At a FINRA arbitration in September 2021, Mr. Kent Kirby, a financial advisor at UBS Financial Services, Inc., sought the expungement from CRD of five customer complaints spanning a time frame from 2002 through 2011. Mr. Kirby was successful in obtaining an award expunging all five occurrences despite the fact that one customer opposed the expungement in a pre-hearing brief and at the hearing. In a detailed award, the arbitrator found that each of the claims against Mr. Kirby were “factually impossible or erroneous” as required by FINRA Rule 2080(b)(1)(A) and “false” as required by FINRA Rule 2080(b)(1)(c). Mr. Kirby then filed an action in the Circuit Court of Palm Beach County, Florida to confirm the award. Kent Kirby v. FINRA, Case No. 50-2021-CA-013816 (15th Judicial Cir., Palm Beach County, FL).
Many are familiar with FINRA Rule 2080, which involves the expungement of customer complaint information from a registered representative’s Form U4 and from the Central Registration Depository (“CRD”). Rule 2080 requires any arbitration award granting expungement of customer complaint information to be confirmed by a court order. In addition, the rep must name FINRA as a part to the court proceeding or request FINRA to waive that requirement.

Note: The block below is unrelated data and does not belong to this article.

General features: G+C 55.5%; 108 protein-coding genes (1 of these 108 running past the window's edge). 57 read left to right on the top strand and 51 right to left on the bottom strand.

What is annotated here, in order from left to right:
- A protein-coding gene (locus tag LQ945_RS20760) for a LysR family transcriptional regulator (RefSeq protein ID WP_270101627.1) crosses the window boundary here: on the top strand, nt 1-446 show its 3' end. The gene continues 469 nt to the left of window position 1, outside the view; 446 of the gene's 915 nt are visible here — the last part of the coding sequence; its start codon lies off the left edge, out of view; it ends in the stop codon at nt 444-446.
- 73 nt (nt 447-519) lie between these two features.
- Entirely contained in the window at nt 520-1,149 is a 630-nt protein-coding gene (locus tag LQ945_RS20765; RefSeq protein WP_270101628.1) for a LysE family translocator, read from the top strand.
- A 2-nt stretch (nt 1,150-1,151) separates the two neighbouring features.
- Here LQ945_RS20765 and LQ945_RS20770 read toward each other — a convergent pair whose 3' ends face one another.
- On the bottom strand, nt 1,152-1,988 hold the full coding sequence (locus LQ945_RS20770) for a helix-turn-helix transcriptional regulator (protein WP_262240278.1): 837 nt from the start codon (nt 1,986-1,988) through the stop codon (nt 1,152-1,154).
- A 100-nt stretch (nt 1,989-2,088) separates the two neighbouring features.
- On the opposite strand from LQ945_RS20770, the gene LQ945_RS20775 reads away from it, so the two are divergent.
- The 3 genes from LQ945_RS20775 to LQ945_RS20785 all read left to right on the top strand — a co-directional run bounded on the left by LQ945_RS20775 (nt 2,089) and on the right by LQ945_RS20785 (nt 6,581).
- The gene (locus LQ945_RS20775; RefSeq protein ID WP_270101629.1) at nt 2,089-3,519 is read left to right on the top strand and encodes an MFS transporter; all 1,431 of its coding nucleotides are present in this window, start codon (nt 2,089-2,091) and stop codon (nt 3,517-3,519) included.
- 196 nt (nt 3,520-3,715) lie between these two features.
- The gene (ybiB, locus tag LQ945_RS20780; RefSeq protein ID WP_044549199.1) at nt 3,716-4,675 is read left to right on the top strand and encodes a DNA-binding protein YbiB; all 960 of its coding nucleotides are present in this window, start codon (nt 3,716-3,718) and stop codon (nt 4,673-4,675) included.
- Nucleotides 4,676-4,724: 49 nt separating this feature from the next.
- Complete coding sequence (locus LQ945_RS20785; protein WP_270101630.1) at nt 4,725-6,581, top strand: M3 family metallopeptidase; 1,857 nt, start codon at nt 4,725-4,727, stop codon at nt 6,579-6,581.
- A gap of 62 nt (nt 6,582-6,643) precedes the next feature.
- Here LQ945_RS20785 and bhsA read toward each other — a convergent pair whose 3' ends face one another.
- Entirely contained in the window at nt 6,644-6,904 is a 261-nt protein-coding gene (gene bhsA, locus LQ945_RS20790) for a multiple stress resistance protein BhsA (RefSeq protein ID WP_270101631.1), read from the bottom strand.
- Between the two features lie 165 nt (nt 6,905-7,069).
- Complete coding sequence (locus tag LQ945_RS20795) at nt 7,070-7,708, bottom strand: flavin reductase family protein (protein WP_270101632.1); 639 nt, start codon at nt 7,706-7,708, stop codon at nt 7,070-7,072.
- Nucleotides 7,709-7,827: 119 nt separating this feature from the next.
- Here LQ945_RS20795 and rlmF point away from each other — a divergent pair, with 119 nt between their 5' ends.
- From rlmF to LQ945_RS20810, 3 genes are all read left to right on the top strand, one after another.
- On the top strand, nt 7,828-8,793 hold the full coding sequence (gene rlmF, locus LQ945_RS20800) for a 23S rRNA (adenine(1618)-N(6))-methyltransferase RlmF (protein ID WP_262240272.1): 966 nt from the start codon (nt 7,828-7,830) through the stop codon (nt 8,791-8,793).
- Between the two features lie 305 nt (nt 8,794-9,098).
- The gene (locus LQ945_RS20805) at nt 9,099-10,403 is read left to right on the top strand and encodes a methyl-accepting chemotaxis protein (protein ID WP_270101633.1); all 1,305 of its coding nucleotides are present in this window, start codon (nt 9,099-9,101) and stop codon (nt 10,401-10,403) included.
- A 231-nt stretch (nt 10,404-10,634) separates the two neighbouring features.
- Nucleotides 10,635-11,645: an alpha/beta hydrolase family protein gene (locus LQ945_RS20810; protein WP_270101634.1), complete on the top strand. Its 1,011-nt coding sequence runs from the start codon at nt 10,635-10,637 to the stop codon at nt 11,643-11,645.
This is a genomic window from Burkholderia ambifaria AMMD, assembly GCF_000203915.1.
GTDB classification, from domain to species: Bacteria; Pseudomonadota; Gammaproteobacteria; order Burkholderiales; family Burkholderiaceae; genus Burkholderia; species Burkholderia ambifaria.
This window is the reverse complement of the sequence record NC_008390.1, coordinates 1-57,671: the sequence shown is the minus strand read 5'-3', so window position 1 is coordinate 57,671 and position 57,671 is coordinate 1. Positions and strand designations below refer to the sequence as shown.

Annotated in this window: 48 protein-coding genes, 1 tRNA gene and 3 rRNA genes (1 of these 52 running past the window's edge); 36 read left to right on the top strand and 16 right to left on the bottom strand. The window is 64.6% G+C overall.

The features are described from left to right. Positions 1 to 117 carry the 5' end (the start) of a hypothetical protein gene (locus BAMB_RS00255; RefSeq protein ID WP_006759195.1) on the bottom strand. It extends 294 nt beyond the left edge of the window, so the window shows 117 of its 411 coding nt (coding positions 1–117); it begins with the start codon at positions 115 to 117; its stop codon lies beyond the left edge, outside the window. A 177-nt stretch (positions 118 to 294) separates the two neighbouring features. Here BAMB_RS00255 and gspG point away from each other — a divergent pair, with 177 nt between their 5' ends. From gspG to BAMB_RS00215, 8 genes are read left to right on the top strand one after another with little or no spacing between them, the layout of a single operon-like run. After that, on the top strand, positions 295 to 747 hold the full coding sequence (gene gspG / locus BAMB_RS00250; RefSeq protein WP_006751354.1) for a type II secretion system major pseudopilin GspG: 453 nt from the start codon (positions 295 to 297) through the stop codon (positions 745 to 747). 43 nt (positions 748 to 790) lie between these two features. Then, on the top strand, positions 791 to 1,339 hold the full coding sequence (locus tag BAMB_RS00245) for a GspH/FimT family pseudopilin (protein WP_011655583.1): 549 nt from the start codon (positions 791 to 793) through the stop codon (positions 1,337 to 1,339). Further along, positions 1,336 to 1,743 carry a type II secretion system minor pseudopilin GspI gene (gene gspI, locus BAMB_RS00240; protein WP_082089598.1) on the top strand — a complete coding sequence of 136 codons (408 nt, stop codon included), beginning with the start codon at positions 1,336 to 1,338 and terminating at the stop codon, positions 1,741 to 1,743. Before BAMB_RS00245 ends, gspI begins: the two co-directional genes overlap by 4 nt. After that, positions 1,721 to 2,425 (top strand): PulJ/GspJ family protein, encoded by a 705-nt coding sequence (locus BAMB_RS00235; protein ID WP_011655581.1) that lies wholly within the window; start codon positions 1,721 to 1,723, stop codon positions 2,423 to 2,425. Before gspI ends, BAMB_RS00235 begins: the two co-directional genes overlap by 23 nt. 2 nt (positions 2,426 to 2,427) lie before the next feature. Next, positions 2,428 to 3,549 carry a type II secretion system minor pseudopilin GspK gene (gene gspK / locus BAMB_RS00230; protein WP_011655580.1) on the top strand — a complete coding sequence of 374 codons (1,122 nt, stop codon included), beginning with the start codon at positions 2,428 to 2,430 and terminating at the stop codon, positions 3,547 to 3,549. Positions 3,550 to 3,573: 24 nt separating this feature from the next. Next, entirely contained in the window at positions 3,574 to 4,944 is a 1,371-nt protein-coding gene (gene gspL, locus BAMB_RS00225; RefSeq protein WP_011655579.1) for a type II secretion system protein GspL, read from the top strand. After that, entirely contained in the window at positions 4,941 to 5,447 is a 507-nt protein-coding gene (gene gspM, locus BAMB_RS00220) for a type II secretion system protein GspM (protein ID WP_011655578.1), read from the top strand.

What many practitioners may not know is that when FINRA receives a request for a waiver, it takes that request, along with accompanying documents, and sends it to all of the state regulators in each state where the individual is registered. See https://www.finra.org/registration-exams-ce/classic-crd/faq/finra-rule-2080-frequently-asked-questions
This is where the Alabama Securities Commission (“ASC”) stepped into the picture. On February 22, 2021, the ASC filed a Petition to Intervene in Mr. Kirby’s confirmation action and stated its intention to oppose confirmation of Kirby’s arbitration award and seek to vacate it pursuant to 9 U.S.C.A. § 10 and Fla. Stat. § 682.13. The motion to intervene was granted on consent.
The ASC argued, among other things, as the basis for its right to intervene, that the information in CRD is maintained by FINRA pursuant to FINRA’s CRD Agreement with the North American Securities Administration Association (“NASAA”). The CRD agreement explicitly states that the disclosure data in CRD “is owned by the participating stated where a broker is registered.” Thus, Alabama had a property interest in Mr. Kirby’s expungement.
Here is where things get interesting. First, FINRA did not waive the requirement that Kirby name FINRA in his petition for confirmation but then submitted a response to the petition that merely stated that, “FINRA has reviewed the arbitration award and the petition to confirm that was filed in this case. FINRA does not take a position on whether the award should be confirmed.” It leads one to wonder, why did FINRA insists that it be named as a party only to take no position on confirmation?
ASC, however, had no qualms about taking a position in its motion to vacate the award and the Alabama regulator came down hard on the arbitrator (“Arbitrator Linder”). The grounds for vacating an arbitration award pursuant to Florida law are a high hurdlel. The statute provides only a handful of reasons to vacate an award including:
- where the award was procured by corruption, fraud, or undue means;